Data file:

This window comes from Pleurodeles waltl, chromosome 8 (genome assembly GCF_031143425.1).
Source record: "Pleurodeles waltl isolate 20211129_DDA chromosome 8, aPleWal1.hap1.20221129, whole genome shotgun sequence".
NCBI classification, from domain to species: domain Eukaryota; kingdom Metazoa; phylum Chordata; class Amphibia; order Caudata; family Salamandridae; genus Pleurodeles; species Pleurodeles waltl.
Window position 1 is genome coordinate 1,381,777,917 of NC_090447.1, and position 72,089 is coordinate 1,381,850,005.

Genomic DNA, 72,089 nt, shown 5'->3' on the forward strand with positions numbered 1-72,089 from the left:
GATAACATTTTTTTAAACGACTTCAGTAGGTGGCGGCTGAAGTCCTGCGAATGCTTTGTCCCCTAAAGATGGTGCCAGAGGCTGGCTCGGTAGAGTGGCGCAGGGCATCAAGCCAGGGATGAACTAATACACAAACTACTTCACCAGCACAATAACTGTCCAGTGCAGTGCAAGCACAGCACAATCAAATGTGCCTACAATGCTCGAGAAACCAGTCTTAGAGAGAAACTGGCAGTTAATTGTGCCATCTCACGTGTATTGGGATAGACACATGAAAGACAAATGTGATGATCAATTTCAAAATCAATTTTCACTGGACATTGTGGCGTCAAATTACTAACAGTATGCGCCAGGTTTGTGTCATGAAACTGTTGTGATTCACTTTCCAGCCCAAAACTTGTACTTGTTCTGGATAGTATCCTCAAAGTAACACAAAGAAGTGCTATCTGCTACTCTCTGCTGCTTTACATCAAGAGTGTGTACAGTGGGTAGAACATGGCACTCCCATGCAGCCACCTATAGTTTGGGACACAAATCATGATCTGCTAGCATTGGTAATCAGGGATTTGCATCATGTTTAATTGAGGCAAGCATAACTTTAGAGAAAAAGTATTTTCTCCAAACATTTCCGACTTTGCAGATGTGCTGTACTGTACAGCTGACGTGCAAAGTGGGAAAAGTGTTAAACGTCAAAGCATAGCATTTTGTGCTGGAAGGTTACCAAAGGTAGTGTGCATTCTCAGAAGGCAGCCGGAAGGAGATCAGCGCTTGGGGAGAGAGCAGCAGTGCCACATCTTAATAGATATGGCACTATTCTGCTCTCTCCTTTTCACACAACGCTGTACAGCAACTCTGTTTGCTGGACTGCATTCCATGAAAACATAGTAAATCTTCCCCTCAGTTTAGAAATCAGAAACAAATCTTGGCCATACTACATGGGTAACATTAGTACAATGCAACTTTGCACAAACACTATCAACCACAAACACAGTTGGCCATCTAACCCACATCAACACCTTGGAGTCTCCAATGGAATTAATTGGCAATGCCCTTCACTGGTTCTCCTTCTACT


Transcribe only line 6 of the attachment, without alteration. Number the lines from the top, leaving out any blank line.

GATAACATTTTTTTAAACGACTTCAGTAGGTGGCGGCTGAAGTCCTGCGAATGCTTTGTCCCCTAAAGATGGTGCCAGAGGCTGGCTCGGTAGAGTGGCGCAGGGCATCAAGCCAGGGATGAACTAATACACAAACTACTTCACCAGCACAATAACTGTCCAGTGCAGTGCAAGCACAGCACAATCAAATGTGCCTACAATGCTCGAGAAACCAGTCTTAGAGAGAAACTGGCAGTTAATTGTGCCATCTCACGTGTATTGGGATAGACACATGAAAGACAAATGTGATGATCAATTTCAAAATCAATTTTCACTGGACATTGTGGCGTCAAATTACTAACAGTATGCGCCAGGTTTGTGTCATGAAACTGTTGTGATTCACTTTCCAGCCCAAAACTTGTACTTGTTCTGGATAGTATCCTCAAAGTAACACAAAGAAGTGCTATCTGCTACTCTCTGCTGCTTTACATCAAGAGTGTGTACAGTGGGTAGAACATGGCACTCCCATGCAGCCACCTATAGTTTGGGACACAAATCATGATCTGCTAGCATTGGTAATCAGGGATTTGCATCATGTTTAATTGAGGCAAGCATAACTTTAGAGAAAAAGTATTTTCTCCAAACATTTCCGACTTTGCAGATGTGCTGTACTGTACAGCTGACGTGCAAAGTGGGAAAAGTGTTAAACGTCAAAGCATAGCATTTTGTGCTGGAAGGTTACCAAAGGTAGTGTGCATTCTCAGAAGGCAGCCGGAAGGAGATCAGCGCTTGGGGAGAGAGCAGCAGTGCCACATCTTAATAGATATGGCACTATTCTGCTCTCTCCTTTTCACACAACGCTGTACAGCAACTCTGTTTGCTGGACTGCATTCCATGAAAACATAGTAAATCTTCCCCTCAGTTTAGAAATCAGAAACAAATCTTGGCCATACTACATGGGTAACATTAGTACAATGCAACTTTGCACAAACACTATCAACCACAAACACAGTTGGCCATCTAACCCACATCAACACCTTGGAGTCTCCAATGGAATTAATTGGCAATGCCCTTCACTGGTTCTCCTTCTACT